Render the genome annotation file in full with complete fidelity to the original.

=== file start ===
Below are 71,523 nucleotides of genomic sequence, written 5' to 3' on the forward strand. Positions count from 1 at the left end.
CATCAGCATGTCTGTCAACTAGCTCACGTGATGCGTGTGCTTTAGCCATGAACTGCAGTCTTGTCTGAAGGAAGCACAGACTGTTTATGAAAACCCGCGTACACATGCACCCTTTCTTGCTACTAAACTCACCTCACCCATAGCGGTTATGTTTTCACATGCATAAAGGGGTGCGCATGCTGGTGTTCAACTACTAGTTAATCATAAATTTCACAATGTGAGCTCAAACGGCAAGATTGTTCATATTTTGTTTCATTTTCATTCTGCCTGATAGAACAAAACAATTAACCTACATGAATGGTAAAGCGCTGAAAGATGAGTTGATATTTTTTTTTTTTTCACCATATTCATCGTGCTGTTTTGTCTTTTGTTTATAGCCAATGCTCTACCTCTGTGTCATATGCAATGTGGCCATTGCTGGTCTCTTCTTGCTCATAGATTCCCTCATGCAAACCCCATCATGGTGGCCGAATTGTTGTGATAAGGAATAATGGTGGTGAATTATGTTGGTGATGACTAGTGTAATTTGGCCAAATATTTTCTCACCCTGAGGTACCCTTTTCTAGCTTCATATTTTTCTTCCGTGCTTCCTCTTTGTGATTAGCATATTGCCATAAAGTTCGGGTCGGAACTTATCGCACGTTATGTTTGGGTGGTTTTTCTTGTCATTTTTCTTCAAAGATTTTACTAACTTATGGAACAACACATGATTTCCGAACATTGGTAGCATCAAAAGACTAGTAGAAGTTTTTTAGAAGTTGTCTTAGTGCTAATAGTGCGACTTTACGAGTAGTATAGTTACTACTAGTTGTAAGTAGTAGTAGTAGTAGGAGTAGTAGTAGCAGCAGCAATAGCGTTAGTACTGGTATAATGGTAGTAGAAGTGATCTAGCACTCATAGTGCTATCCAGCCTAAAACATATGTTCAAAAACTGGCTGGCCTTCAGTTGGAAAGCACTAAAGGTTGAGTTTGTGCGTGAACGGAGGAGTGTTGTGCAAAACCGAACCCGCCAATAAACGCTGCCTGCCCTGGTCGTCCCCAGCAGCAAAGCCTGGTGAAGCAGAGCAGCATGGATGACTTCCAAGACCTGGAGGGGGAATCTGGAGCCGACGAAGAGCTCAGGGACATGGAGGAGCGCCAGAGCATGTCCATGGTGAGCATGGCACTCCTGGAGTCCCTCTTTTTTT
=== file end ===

Below are 71,523 nucleotides of genomic sequence, written 5' to 3' on the forward strand. Positions count from 1 at the left end.
CATCAGCATGTCTGTCAACTAGCTCACGTGATGCGTGTGCTTTAGCCATGAACTGCAGTCTTGTCTGAAGGAAGCACAGACTGTTTATGAAAACCCGCGTACACATGCACCCTTTCTTGCTACTAAACTCACCTCACCCATAGCGGTTATGTTTTCACATGCATAAAGGGGTGCGCATGCTGGTGTTCAACTACTAGTTAATCATAAATTTCACAATGTGAGCTCAAACGGCAAGATTGTTCATATTTTGTTTCATTTTCATTCTGCCTGATAGAACAAAACAATTAACCTACATGAATGGTAAAGCGCTGAAAGATGAGTTGATATTTTTTTTTTTTTCACCATATTCATCGTGCTGTTTTGTCTTTTGTTTATAGCCAATGCTCTACCTCTGTGTCATATGCAATGTGGCCATTGCTGGTCTCTTCTTGCTCATAGATTCCCTCATGCAAACCCCATCATGGTGGCCGAATTGTTGTGATAAGGAATAATGGTGGTGAATTATGTTGGTGATGACTAGTGTAATTTGGCCAAATATTTTCTCACCCTGAGGTACCCTTTTCTAGCTTCATATTTTTCTTCCGTGCTTCCTCTTTGTGATTAGCATATTGCCATAAAGTTCGGGTCGGAACTTATCGCACGTTATGTTTGGGTGGTTTTTCTTGTCATTTTTCTTCAAAGATTTTACTAACTTATGGAACAACACATGATTTCCGAACATTGGTAGCATCAAAAGACTAGTAGAAGTTTTTTAGAAGTTGTCTTAGTGCTAATAGTGCGACTTTACGAGTAGTATAGTTACTACTAGTTGTAAGTAGTAGTAGTAGTAGGAGTAGTAGTAGCAGCAGCAATAGCGTTAGTACTGGTATAATGGTAGTAGAAGTGATCTAGCACTCATAGTGCTATCCAGCCTAAAACATATGTTCAAAAACTGGCTGGCCTTCAGTTGGAAAGCACTAAAGGTTGAGTTTGTGCGTGAACGGAGGAGTGTTGTGCAAAACCGAACCCGCCAATAAACGCTGCCTGCCCTGGTCGTCCCCAGCAGCAAAGCCTGGTGAAGCAGAGCAGCATGGATGACTTCCAAGACCTGGAGGGGGAATCTGGAGCCGACGAAGAGCTCAGGGACATGGAGGAGCGCCAGAGCATGTCCATGGTGAGCATGGCACTCCTGGAGTCCCTCTTTTTTT